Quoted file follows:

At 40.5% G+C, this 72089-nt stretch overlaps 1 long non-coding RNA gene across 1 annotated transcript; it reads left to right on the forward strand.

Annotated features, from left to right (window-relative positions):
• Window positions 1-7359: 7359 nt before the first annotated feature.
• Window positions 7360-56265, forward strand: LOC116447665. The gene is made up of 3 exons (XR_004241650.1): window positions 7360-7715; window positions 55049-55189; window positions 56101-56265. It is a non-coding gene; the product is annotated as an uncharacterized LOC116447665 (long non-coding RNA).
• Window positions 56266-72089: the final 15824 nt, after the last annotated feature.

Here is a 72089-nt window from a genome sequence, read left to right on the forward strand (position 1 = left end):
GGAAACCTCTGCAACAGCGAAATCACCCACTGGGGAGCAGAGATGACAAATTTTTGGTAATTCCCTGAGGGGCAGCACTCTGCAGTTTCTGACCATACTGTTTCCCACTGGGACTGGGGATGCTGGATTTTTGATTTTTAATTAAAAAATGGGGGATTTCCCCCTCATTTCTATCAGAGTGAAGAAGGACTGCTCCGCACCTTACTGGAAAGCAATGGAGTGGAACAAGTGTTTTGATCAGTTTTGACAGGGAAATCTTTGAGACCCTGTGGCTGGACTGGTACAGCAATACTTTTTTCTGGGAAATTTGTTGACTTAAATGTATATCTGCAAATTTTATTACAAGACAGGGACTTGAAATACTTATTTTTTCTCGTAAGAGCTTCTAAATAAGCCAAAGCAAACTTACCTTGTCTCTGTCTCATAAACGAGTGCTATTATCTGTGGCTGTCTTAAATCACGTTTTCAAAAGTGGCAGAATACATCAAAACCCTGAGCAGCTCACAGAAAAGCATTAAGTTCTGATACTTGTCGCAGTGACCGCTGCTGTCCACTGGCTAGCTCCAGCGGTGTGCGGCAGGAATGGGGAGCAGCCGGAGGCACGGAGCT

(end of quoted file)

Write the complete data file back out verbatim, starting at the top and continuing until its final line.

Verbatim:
At 40.5% G+C, this 72089-nt stretch overlaps 1 long non-coding RNA gene across 1 annotated transcript; it reads left to right on the forward strand.

Annotated features, from left to right (window-relative positions):
• Window positions 1-7359: 7359 nt before the first annotated feature.
• Window positions 7360-56265, forward strand: LOC116447665. The gene is made up of 3 exons (XR_004241650.1): window positions 7360-7715; window positions 55049-55189; window positions 56101-56265. It is a non-coding gene; the product is annotated as an uncharacterized LOC116447665 (long non-coding RNA).
• Window positions 56266-72089: the final 15824 nt, after the last annotated feature.

Here is a 72089-nt window from a genome sequence, read left to right on the forward strand (position 1 = left end):
GGAAACCTCTGCAACAGCGAAATCACCCACTGGGGAGCAGAGATGACAAATTTTTGGTAATTCCCTGAGGGGCAGCACTCTGCAGTTTCTGACCATACTGTTTCCCACTGGGACTGGGGATGCTGGATTTTTGATTTTTAATTAAAAAATGGGGGATTTCCCCCTCATTTCTATCAGAGTGAAGAAGGACTGCTCCGCACCTTACTGGAAAGCAATGGAGTGGAACAAGTGTTTTGATCAGTTTTGACAGGGAAATCTTTGAGACCCTGTGGCTGGACTGGTACAGCAATACTTTTTTCTGGGAAATTTGTTGACTTAAATGTATATCTGCAAATTTTATTACAAGACAGGGACTTGAAATACTTATTTTTTCTCGTAAGAGCTTCTAAATAAGCCAAAGCAAACTTACCTTGTCTCTGTCTCATAAACGAGTGCTATTATCTGTGGCTGTCTTAAATCACGTTTTCAAAAGTGGCAGAATACATCAAAACCCTGAGCAGCTCACAGAAAAGCATTAAGTTCTGATACTTGTCGCAGTGACCGCTGCTGTCCACTGGCTAGCTCCAGCGGTGTGCGGCAGGAATGGGGAGCAGCCGGAGGCACGGAGCT